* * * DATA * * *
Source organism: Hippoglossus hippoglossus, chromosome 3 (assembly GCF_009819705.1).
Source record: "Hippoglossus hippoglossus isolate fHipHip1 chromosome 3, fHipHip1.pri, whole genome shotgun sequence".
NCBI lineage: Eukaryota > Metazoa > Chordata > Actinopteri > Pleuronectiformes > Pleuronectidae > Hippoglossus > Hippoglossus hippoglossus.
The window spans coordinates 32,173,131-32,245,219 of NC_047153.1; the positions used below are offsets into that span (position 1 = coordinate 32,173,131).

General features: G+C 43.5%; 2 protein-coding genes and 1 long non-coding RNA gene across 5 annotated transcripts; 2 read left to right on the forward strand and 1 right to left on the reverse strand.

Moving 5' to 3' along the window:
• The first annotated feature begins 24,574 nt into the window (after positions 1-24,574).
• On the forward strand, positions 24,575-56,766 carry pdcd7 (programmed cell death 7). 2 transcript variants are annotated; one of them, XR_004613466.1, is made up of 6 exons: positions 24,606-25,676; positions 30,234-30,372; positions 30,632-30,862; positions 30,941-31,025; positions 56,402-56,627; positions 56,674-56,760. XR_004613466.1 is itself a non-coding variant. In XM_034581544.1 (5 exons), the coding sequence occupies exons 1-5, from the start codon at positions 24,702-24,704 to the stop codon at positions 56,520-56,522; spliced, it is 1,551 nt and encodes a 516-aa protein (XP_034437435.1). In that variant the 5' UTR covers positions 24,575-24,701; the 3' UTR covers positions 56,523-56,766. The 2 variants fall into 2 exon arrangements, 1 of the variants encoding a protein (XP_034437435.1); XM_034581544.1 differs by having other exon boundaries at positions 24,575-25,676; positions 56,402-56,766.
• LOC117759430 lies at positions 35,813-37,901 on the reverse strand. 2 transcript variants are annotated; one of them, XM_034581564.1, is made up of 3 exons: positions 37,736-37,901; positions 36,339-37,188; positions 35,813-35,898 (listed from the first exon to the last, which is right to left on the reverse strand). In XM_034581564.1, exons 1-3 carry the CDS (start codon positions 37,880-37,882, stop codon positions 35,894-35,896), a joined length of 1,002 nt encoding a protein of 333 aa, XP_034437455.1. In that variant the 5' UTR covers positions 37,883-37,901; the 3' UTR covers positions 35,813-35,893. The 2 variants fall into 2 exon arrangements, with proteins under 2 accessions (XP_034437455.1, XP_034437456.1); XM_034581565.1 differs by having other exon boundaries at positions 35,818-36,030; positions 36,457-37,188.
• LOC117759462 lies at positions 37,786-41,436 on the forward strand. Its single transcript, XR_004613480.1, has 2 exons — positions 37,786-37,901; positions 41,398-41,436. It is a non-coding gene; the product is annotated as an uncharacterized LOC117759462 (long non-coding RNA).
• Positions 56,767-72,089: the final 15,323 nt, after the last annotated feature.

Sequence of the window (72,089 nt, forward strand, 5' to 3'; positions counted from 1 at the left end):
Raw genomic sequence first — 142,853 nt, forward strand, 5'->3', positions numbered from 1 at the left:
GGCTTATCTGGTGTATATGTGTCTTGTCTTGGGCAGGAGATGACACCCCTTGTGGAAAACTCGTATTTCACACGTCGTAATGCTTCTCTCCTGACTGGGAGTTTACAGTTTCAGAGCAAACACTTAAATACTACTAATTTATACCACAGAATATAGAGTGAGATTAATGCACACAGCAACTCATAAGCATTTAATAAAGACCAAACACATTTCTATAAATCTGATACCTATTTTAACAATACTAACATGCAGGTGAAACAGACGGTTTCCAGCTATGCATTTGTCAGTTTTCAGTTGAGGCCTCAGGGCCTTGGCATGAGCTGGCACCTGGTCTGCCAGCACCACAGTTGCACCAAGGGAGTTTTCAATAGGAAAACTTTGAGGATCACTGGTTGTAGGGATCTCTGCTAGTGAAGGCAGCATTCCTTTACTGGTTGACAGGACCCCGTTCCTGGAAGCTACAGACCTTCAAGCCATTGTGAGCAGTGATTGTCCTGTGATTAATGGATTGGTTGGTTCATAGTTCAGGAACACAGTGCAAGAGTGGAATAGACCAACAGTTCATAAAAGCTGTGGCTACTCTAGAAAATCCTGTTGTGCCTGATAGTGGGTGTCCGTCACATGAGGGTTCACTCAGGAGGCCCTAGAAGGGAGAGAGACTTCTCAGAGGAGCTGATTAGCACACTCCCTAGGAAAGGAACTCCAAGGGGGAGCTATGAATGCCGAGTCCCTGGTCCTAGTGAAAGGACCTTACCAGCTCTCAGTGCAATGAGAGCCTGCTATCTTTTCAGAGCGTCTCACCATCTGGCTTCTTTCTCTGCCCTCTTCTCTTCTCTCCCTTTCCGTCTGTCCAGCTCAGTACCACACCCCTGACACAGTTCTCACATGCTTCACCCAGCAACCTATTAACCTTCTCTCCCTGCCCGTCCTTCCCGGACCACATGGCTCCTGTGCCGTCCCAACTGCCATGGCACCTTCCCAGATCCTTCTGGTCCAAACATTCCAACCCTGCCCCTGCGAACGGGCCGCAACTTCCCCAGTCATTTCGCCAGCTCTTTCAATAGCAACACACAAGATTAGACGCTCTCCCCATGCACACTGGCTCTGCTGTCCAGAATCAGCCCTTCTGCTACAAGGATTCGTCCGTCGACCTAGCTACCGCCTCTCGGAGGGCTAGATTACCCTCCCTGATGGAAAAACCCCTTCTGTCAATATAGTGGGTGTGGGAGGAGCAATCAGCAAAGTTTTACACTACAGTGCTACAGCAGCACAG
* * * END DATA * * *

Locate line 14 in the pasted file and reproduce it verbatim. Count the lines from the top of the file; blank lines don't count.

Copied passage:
GGCTTATCTGGTGTATATGTGTCTTGTCTTGGGCAGGAGATGACACCCCTTGTGGAAAACTCGTATTTCACACGTCGTAATGCTTCTCTCCTGACTGGGAGTTTACAGTTTCAGAGCAAACACTTAAATACTACTAATTTATACCACAGAATATAGAGTGAGATTAATGCACACAGCAACTCATAAGCATTTAATAAAGACCAAACACATTTCTATAAATCTGATACCTATTTTAACAATACTAACATGCAGGTGAAACAGACGGTTTCCAGCTATGCATTTGTCAGTTTTCAGTTGAGGCCTCAGGGCCTTGGCATGAGCTGGCACCTGGTCTGCCAGCACCACAGTTGCACCAAGGGAGTTTTCAATAGGAAAACTTTGAGGATCACTGGTTGTAGGGATCTCTGCTAGTGAAGGCAGCATTCCTTTACTGGTTGACAGGACCCCGTTCCTGGAAGCTACAGACCTTCAAGCCATTGTGAGCAGTGATTGTCCTGTGATTAATGGATTGGTTGGTTCATAGTTCAGGAACACAGTGCAAGAGTGGAATAGACCAACAGTTCATAAAAGCTGTGGCTACTCTAGAAAATCCTGTTGTGCCTGATAGTGGGTGTCCGTCACATGAGGGTTCACTCAGGAGGCCCTAGAAGGGAGAGAGACTTCTCAGAGGAGCTGATTAGCACACTCCCTAGGAAAGGAACTCCAAGGGGGAGCTATGAATGCCGAGTCCCTGGTCCTAGTGAAAGGACCTTACCAGCTCTCAGTGCAATGAGAGCCTGCTATCTTTTCAGAGCGTCTCACCATCTGGCTTCTTTCTCTGCCCTCTTCTCTTCTCTCCCTTTCCGTCTGTCCAGCTCAGTACCACACCCCTGACACAGTTCTCACATGCTTCACCCAGCAACCTATTAACCTTCTCTCCCTGCCCGTCCTTCCCGGACCACATGGCTCCTGTGCCGTCCCAACTGCCATGGCACCTTCCCAGATCCTTCTGGTCCAAACATTCCAACCCTGCCCCTGCGAACGGGCCGCAACTTCCCCAGTCATTTCGCCAGCTCTTTCAATAGCAACACACAAGATTAGACGCTCTCCCCATGCACACTGGCTCTGCTGTCCAGAATCAGCCCTTCTGCTACAAGGATTCGTCCGTCGACCTAGCTACCGCCTCTCGGAGGGCTAGATTACCCTCCCTGATGGAAAAACCCCTTCTGTCAATATAGTGGGTGTGGGAGGAGCAATCAGCAAAGTTTTACACTACAGTGCTACAGCAGCACAG